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BOOMER LIFE

By Annette Kurman

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Carole King’s Tapestry cover

BOOMER LIFE 1If you’re like me, you had the album Tapestry vertically lined up on a shelf, perhaps arranged alphabetically if you were a bit OCD and maybe even on a shelf created with several cement blocks. Maybe your parents even had a copy. Some considered it a ground-breaking generational crossover album.

But as you played the LP after its release in 1971, singing loudly along with Carole King while you examined the album cover, did you ever wonder how they got that cat to “pose” for the album’s cover photo?

I don’t know about you, but from my experience, I haven’t observed a cat doing anything it doesn’t want to do, especially for any length of time and especially for a photo shoot.

Before we get to her cat, Telemachus*, a short paragraph or two about Tapestry.

In 1972 we were already familiar with many of King’s (and ex-husband Gerry Goffin) songs that Aretha Franklin (Feel Like) A Natural Woman, 1967, and the Shirelles’ (“Will You Love Me Tomorrow”), 1960, made into hits. Goffin and King became Brill Building songwriters, writing a large number of songs, including “One Fine Day” and “Up on the Roof,” which were top-five hits for The Chiffons and The Drifters, respectively. In 1962 they wrote “It Might As Well Rain Until September” for Bobby Vee. All told, Goffin and King wrote more than 50 Top 40 songs between 1960 and 1968. 

Now for the awards: Over 400 compositions, recorded by over 1,000 artists, 100 hit singles, more than 75 million albums sold.

NOW, back to the cat. Different from most album covers, King sat barefoot on the window ledge of her Laurel Canyon (of course Laurel Canyon) living room lit by natural light coming through the window while she was working on a tapestry.

In a piece written by Valerie J. Nelson in 2012:

“(A&M staff photographer) Jim McCrary was on the verge of shooting one of his most famous images when he stopped to ask singer Carole King if the cat sleeping across the room could be part of the tableau.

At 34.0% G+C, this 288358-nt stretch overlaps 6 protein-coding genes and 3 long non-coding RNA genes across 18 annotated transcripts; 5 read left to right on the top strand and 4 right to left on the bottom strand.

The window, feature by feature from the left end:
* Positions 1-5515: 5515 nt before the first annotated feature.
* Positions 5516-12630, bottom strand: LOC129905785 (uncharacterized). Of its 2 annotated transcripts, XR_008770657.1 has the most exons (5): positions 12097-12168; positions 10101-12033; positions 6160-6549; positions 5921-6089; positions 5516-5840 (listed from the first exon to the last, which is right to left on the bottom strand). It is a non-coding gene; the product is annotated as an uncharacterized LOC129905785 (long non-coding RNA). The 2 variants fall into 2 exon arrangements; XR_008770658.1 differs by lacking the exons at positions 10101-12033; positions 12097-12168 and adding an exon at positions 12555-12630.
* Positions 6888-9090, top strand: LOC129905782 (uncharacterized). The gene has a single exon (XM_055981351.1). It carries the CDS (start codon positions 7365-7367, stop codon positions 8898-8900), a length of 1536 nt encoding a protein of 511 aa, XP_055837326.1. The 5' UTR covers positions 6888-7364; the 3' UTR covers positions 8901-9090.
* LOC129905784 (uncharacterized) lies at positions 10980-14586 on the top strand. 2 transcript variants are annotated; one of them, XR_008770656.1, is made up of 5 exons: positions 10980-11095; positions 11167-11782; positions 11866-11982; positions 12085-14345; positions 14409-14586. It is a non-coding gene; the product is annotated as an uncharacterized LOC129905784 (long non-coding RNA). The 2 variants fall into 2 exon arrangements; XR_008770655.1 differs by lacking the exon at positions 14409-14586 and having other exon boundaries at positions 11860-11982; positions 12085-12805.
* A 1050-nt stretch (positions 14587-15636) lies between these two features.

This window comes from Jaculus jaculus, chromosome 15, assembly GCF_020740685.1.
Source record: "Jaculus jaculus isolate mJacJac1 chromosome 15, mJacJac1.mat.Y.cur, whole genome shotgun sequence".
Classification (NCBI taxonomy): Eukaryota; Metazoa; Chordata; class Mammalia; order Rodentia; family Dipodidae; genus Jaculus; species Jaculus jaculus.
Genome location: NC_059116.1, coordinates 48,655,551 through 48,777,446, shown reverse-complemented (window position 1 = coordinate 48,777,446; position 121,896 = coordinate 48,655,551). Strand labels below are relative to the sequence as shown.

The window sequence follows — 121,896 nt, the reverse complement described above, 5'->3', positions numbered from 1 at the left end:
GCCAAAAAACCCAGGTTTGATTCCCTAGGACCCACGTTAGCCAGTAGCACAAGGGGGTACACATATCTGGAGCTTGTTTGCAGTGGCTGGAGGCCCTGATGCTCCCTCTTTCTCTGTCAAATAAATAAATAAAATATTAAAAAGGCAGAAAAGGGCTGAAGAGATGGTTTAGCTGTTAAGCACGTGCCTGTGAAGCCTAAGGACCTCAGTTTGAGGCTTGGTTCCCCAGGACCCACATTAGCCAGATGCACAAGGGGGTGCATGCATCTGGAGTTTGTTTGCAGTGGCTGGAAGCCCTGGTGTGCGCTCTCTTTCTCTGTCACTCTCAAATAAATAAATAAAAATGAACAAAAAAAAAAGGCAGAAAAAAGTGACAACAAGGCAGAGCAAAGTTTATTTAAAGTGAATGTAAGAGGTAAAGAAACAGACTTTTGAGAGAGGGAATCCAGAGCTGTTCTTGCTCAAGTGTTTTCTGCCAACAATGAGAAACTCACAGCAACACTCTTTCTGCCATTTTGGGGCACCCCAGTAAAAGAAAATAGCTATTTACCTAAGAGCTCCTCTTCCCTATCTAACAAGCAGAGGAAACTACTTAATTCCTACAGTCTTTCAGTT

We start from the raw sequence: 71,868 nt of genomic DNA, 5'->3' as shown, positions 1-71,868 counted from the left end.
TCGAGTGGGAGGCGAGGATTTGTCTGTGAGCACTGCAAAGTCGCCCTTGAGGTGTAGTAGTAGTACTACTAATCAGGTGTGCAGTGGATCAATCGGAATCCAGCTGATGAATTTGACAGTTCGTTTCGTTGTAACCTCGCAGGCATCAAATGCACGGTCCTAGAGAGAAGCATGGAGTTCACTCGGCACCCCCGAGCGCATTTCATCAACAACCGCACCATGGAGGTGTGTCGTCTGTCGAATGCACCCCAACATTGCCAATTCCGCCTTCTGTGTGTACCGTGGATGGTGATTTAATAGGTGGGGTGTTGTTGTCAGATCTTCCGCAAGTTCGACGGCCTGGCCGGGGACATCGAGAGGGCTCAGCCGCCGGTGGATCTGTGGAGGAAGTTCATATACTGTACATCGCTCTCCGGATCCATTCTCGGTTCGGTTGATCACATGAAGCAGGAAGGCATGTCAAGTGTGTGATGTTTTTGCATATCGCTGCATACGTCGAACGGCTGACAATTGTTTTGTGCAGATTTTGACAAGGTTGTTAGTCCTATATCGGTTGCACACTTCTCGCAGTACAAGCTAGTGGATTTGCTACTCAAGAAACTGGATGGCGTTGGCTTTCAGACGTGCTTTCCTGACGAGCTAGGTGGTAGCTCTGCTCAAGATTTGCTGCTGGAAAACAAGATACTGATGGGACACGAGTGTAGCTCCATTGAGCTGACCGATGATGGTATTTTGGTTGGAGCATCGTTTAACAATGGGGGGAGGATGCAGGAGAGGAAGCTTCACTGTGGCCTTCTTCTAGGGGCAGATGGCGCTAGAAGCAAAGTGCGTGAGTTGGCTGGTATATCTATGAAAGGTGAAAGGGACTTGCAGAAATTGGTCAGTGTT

He remembered the results of a Kodak survey that found “after children, the most popular thing people photographed was their own cats,” he later said. “I saw a cat, and I wanted to get something good.”

When King confirmed to him that her Telemachus was tame, he carried the cat and its pillow to the window ledge and into the frame. “By the third click of his camera, the cat had slipped away, but McCrary had what he needed: a picture of both the barefoot songstress and her whiskered feline that became the cover of King’s landmark 1971 “Tapestry” album.”

Other photos taken from the session were of King seated on the window ledge, looking out the window and two close-up photos of her with legs drawn in, and one where she is working on a tapestry.


The awards and accolades

King’s Tapestry, in a first for a female writer/artist, earned four GRAMMY Awards® — Record, Song and Album Of  The Year as well as Best Pop Vocal Performance.

Tapestry has been certified 14× Platinum by the Recording Industry Association of America in the US,[5] and has sold an estimated 30 million copies worldwide,[6] making it one of the best-selling albums of all time. In 2000, it attained number 74 in Colin Larkin‘s All Time Top 1000 Albums,[7] and in 2020, it was ranked number 25 on Rolling Stone‘s list of the 500 greatest albums of all time.[8]